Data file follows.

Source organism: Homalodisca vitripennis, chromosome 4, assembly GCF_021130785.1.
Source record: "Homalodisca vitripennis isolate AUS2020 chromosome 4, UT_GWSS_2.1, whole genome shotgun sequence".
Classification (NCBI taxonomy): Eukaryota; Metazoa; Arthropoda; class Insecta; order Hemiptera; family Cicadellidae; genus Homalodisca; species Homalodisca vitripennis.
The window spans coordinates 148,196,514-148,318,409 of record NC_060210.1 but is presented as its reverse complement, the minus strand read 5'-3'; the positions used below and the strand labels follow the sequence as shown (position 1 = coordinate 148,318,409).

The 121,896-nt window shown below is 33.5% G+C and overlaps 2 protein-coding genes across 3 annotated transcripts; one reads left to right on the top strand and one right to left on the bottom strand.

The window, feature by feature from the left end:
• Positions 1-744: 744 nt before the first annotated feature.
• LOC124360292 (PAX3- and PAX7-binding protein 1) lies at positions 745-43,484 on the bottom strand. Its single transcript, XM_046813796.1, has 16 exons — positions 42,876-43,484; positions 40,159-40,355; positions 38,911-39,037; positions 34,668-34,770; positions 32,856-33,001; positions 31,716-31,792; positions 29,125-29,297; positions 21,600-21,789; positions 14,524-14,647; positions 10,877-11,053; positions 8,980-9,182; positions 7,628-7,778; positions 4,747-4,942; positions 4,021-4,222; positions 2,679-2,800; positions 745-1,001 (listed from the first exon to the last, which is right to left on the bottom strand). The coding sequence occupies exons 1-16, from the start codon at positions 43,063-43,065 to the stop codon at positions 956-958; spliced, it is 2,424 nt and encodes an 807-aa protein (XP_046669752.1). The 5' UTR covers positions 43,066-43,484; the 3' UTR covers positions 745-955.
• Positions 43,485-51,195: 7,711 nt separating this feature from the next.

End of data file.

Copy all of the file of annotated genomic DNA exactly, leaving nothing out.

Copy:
Source organism: Homalodisca vitripennis, chromosome 4, assembly GCF_021130785.1.
Source record: "Homalodisca vitripennis isolate AUS2020 chromosome 4, UT_GWSS_2.1, whole genome shotgun sequence".
Classification (NCBI taxonomy): Eukaryota; Metazoa; Arthropoda; class Insecta; order Hemiptera; family Cicadellidae; genus Homalodisca; species Homalodisca vitripennis.
The window spans coordinates 148,196,514-148,318,409 of record NC_060210.1 but is presented as its reverse complement, the minus strand read 5'-3'; the positions used below and the strand labels follow the sequence as shown (position 1 = coordinate 148,318,409).

The 121,896-nt window shown below is 33.5% G+C and overlaps 2 protein-coding genes across 3 annotated transcripts; one reads left to right on the top strand and one right to left on the bottom strand.

The window, feature by feature from the left end:
• Positions 1-744: 744 nt before the first annotated feature.
• LOC124360292 (PAX3- and PAX7-binding protein 1) lies at positions 745-43,484 on the bottom strand. Its single transcript, XM_046813796.1, has 16 exons — positions 42,876-43,484; positions 40,159-40,355; positions 38,911-39,037; positions 34,668-34,770; positions 32,856-33,001; positions 31,716-31,792; positions 29,125-29,297; positions 21,600-21,789; positions 14,524-14,647; positions 10,877-11,053; positions 8,980-9,182; positions 7,628-7,778; positions 4,747-4,942; positions 4,021-4,222; positions 2,679-2,800; positions 745-1,001 (listed from the first exon to the last, which is right to left on the bottom strand). The coding sequence occupies exons 1-16, from the start codon at positions 43,063-43,065 to the stop codon at positions 956-958; spliced, it is 2,424 nt and encodes an 807-aa protein (XP_046669752.1). The 5' UTR covers positions 43,066-43,484; the 3' UTR covers positions 745-955.
• Positions 43,485-51,195: 7,711 nt separating this feature from the next.